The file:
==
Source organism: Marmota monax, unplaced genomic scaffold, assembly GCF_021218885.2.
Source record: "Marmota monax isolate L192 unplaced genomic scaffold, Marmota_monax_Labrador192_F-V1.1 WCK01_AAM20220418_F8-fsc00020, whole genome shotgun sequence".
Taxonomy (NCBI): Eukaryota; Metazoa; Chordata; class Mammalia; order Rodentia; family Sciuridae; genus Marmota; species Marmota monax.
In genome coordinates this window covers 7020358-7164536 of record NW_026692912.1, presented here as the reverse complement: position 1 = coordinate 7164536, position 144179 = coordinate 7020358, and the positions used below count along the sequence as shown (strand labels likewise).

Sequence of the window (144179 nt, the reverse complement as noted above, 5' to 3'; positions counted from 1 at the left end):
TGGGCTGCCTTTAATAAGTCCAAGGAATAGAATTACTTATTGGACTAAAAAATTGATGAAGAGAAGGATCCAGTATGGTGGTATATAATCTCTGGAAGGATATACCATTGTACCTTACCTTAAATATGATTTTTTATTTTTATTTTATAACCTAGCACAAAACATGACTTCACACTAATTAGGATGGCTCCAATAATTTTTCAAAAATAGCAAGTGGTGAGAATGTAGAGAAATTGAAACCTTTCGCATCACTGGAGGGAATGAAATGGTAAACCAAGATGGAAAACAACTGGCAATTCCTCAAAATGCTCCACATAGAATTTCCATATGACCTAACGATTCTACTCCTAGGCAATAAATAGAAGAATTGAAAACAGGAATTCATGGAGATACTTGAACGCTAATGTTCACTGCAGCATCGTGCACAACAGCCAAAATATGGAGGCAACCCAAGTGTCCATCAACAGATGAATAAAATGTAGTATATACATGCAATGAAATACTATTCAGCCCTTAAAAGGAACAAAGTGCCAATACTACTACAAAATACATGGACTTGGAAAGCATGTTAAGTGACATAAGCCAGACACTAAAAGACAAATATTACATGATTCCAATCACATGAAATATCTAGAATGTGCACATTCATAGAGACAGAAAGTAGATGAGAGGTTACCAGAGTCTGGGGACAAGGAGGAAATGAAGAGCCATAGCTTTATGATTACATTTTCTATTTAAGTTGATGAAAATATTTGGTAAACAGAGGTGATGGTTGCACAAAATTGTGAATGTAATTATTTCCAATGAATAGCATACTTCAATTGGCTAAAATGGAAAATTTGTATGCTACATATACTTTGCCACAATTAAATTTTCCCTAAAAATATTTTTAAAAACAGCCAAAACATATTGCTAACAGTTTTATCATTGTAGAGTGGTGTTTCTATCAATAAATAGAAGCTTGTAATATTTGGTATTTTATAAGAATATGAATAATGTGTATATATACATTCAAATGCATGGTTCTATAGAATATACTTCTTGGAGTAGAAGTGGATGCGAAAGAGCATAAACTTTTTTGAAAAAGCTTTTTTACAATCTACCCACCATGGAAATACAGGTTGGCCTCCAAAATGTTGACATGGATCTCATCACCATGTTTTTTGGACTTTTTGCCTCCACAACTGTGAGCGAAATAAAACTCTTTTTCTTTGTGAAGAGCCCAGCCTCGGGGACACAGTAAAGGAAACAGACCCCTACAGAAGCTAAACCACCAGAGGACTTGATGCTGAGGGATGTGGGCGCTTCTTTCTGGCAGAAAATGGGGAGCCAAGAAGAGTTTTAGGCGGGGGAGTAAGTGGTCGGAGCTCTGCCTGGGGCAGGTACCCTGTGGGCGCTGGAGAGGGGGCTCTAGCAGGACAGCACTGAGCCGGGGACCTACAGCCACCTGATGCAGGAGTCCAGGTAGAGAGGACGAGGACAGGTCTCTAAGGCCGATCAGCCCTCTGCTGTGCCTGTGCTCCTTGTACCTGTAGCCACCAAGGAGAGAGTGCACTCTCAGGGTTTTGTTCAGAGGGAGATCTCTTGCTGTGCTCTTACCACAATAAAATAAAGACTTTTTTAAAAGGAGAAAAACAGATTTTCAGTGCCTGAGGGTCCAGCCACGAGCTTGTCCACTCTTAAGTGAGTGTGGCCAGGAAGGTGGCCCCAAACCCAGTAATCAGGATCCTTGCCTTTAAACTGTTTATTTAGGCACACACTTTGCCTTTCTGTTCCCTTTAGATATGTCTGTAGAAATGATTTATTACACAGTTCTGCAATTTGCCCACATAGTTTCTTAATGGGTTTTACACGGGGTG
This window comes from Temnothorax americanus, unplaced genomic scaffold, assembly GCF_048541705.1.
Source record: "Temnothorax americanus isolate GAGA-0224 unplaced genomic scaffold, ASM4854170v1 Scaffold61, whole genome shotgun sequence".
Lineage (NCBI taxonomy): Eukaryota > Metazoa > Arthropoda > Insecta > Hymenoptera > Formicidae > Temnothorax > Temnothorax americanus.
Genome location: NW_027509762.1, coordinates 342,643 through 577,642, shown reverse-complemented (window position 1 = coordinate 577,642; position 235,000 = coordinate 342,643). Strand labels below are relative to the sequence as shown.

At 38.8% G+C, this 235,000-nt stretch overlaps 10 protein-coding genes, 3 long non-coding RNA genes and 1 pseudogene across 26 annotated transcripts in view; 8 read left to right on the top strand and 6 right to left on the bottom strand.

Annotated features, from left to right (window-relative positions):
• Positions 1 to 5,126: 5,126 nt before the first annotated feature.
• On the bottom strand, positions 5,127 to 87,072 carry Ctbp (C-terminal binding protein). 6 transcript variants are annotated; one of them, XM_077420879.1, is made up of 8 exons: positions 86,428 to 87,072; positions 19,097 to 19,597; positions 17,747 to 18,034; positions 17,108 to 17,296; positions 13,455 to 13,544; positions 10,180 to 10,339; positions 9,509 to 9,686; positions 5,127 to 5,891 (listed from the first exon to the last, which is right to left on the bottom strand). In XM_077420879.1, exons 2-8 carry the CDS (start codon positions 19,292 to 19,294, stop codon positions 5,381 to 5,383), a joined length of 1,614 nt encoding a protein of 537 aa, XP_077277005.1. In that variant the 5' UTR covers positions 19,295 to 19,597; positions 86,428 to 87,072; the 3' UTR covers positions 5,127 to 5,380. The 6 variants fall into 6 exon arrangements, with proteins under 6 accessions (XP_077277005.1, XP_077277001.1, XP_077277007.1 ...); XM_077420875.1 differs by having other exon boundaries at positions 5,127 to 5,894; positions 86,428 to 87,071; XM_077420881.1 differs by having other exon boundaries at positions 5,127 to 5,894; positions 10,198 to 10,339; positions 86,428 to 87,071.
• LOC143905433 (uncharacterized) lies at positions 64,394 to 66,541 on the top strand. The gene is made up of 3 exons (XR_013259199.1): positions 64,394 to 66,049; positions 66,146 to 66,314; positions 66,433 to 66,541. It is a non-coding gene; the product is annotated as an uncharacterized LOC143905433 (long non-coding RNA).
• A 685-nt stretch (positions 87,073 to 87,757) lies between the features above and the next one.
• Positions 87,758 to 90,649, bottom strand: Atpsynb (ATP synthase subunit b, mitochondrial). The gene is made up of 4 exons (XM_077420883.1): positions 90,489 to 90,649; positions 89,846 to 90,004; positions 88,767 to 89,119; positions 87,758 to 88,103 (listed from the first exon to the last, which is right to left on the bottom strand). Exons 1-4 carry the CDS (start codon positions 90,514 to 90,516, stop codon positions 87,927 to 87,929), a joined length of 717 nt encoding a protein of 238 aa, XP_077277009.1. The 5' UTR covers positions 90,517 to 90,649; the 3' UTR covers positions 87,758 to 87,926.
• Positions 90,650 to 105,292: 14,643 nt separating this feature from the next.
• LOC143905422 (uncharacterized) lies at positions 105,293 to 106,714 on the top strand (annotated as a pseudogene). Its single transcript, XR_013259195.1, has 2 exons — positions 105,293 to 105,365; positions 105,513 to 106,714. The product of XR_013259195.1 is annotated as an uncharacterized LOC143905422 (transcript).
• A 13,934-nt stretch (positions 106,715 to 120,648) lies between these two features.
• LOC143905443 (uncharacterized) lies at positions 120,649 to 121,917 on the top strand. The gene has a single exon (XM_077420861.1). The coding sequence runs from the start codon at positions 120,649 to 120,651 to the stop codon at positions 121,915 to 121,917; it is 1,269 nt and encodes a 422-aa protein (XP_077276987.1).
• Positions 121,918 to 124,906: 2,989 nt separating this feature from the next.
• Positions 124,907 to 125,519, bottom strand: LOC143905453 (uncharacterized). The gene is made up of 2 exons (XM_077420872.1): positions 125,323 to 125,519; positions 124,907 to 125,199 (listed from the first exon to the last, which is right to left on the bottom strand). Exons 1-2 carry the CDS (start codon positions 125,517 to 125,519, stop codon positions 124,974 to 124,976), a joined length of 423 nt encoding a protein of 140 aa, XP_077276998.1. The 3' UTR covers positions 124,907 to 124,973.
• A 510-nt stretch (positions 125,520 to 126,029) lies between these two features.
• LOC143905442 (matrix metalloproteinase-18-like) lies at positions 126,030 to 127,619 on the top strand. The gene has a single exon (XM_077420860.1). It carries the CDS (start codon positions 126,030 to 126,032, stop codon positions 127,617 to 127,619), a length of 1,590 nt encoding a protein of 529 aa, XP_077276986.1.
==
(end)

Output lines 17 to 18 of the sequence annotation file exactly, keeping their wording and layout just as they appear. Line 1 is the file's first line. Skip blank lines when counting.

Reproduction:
• Positions 87,758 to 90,649, bottom strand: Atpsynb (ATP synthase subunit b, mitochondrial). The gene is made up of 4 exons (XM_077420883.1): positions 90,489 to 90,649; positions 89,846 to 90,004; positions 88,767 to 89,119; positions 87,758 to 88,103 (listed from the first exon to the last, which is right to left on the bottom strand). Exons 1-4 carry the CDS (start codon positions 90,514 to 90,516, stop codon positions 87,927 to 87,929), a joined length of 717 nt encoding a protein of 238 aa, XP_077277009.1. The 5' UTR covers positions 90,517 to 90,649; the 3' UTR covers positions 87,758 to 87,926.
• Positions 90,650 to 105,292: 14,643 nt separating this feature from the next.